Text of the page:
Museums and others cultural agents are key interfaces between the government and the public. As a centerpiece of the Age of Enlightenment, public institutions were founded to advance ideas, knowledge exchange, and to offer new perspectives on all forms of scientific research and humanistic endeavors. However, by the 19th century many art museums in Europe had become instruments of power for colonial regimes, classifying and “exoticizing” nature and its species. Many of today’s art institutions and artists are expressing awareness and concern about prevailing power structures and critiquing their inherent impact on our cultural discussions and commercial interests. A genuine quest for new forms of art production, interpretation, and dissemination is spreading across the globe. Central to this attitude is a new consciousness based on an awareness of one’s own contributions, resources, and relation to audience as well as nature.
The work of Italian artist Mirko Canesi fits right in with this movement; his work bypasses traditional art spaces and power structures, and is activated directly by audiences. Canesi’s work Cornucopia proposes a community garden as an exhibition space. The selected cultivated vegetable garden is located in Milan’s Parco delle Cave, a park that used to be home ground to the mafia. In recent years, this previously rather dodgy place has been through a process of regeneration and is being revamped as an ecological area where people can recreate and fish. The Municipality of Milan, who is leading the project, has given the park back to the people through a “bando public” (an open call). It triggered Canesi’s interest as he has been working on the idea of the garden as exhibition space in Milan for a few years.
Though Canesi is an artist working on vegetable plots, he is not focusing on production of art or production of vegetables. Rather, his work is about process and observing the use of space. Canesi explains his fascination: “I like it how people use the land as an expression of the self; some plots are very wild, some very orderly, some build with wood and some use cables, the latter one actually being cultivated by an electrician.”
Canesi’s subtle art interventions are like treasures amidst the veggies, in some cases only spotted by the diligent observer. For instance, some leaves might be carved using artisan skills, have plasticine coatings, or be carefully laser-cut. His key not-to-be-missed intervention, however, is located between the zucchini, spinach, and tomatoes in the middle of the garden, and between the peppers, zucchini, and salads on the left of the garden. This work is as philosophical as it is practical. He changed the existing paths in the garden with alternative ones made of stones that only loosely remind us of what nature looks like: the paths are made of rock-climbing handles. The quality of the material is odd in this environment and the handles are only vaguely reminiscent of that which was once natural. These simulated stones, shaped to pleasantly fit around the human hand, are nature in its most extreme artificial version: these rocks are produced by humans, for pleasant and safe use by them. Canesi, however, proposes a reversed use for them; instead of helping you climb your wall, the handles form a climbing path that is horizontal, on the ground. Canesi is interested in questions such as “What if the gardens were an exhibition space?” Can artworks exist like an agricultural cycle that never stops? Can artmaking be a seasonal process?” Though I’m not sure pumpkin sculptures or ice-art are particularly good ideas, I find the thought of an artistic practice being in line with natural cycles interesting. I agree that the garden as exhibition space can be much more than land-art or sculpture parks. It can be an alternative to the system, a place for un-planning and process, for unexpected and non-art related encounters and conversations, a place to Touch instead of Not-Touch, and a place with inhabitants rather than viewers.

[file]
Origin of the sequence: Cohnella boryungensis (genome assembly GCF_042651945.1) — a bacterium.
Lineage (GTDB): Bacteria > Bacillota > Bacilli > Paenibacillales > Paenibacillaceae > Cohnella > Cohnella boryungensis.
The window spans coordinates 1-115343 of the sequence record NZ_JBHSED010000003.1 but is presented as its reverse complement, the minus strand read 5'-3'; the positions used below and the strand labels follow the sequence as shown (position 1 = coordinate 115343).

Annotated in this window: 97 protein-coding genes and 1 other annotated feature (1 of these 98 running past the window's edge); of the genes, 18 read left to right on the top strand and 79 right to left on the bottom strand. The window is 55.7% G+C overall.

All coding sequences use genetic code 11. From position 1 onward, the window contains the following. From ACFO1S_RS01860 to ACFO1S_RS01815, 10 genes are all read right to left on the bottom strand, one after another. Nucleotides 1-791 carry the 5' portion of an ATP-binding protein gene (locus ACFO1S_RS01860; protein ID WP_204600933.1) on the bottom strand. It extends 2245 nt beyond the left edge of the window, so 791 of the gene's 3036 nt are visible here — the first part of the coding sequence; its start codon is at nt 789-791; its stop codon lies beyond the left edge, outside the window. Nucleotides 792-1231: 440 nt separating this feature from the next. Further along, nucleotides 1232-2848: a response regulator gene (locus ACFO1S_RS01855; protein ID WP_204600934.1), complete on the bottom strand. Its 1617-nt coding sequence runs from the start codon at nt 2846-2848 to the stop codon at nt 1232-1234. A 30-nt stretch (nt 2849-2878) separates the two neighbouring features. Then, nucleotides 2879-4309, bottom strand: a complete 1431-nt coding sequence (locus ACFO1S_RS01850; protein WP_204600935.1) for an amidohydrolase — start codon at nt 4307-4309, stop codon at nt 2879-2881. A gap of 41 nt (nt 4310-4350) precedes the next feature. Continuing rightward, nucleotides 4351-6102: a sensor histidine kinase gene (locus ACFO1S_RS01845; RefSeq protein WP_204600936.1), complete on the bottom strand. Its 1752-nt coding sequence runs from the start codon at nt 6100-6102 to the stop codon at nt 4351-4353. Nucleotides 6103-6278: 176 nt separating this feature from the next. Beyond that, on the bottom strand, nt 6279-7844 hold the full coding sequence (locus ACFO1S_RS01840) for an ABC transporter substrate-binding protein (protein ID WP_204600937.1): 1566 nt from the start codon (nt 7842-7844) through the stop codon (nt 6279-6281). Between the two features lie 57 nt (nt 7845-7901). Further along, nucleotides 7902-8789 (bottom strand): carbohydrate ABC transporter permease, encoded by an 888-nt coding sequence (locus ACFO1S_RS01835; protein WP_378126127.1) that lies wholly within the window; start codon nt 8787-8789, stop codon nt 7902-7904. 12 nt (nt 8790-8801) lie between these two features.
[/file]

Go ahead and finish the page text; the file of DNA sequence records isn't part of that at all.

Infamous artist Vito Acconci, known from his groundbreaking and pioneering performance art and for first introducing “Body Art” in New York knew it all along: “What I never wanted in art, is that I never wanted viewers. I think the basic condition of art is the viewer: The viewer is here, the art is there. So the viewer is in a position of desire and frustration. There were those Do Not Touch signs in a museum that are saying that the art is more expensive than the people. But I wanted users and a habitat. I don’t know if I would have used those words then, but I wanted inhabitants, participants. I wanted an interaction.”
(Top image: Cornucopia detail, 2017. Climbing holds, plastic drainage tiles, metal screws. Orti Ghiglio produce garden, Parco delle Cave, Milan. Photo: Delfino Sisto Legnani e Marco Cappe.)
About Artists and Climate Change:
Artists and Climate Change is a blog that tracks artistic responses from all disciplines to the problem of climate change. It is both a study about what is being done, and a resource for anyone interested in the subject. Art has the power to reframe the conversation about our environmental crisis so it is inclusive, constructive, and conducive to action. Art can, and should, shape our values and behavior so we are better equipped to face the formidable challenge in front of us.